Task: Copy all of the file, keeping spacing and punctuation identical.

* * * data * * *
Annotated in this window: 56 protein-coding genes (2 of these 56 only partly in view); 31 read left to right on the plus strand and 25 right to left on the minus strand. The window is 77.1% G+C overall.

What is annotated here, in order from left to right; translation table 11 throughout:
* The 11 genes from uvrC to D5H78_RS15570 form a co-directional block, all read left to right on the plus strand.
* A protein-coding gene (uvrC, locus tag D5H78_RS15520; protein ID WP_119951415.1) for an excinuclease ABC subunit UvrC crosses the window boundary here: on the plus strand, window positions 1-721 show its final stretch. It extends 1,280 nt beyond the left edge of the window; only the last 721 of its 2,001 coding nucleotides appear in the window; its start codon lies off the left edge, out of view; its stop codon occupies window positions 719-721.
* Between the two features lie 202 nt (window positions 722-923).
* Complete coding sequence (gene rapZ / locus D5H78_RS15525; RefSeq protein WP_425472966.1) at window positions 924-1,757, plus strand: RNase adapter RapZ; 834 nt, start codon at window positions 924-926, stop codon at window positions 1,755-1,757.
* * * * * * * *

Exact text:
Annotated in this window: 56 protein-coding genes (2 of these 56 only partly in view); 31 read left to right on the plus strand and 25 right to left on the minus strand. The window is 77.1% G+C overall.

What is annotated here, in order from left to right; translation table 11 throughout:
* The 11 genes from uvrC to D5H78_RS15570 form a co-directional block, all read left to right on the plus strand.
* A protein-coding gene (uvrC, locus tag D5H78_RS15520; protein ID WP_119951415.1) for an excinuclease ABC subunit UvrC crosses the window boundary here: on the plus strand, window positions 1-721 show its final stretch. It extends 1,280 nt beyond the left edge of the window; only the last 721 of its 2,001 coding nucleotides appear in the window; its start codon lies off the left edge, out of view; its stop codon occupies window positions 719-721.
* Between the two features lie 202 nt (window positions 722-923).
* Complete coding sequence (gene rapZ / locus D5H78_RS15525; RefSeq protein WP_425472966.1) at window positions 924-1,757, plus strand: RNase adapter RapZ; 834 nt, start codon at window positions 924-926, stop codon at window positions 1,755-1,757.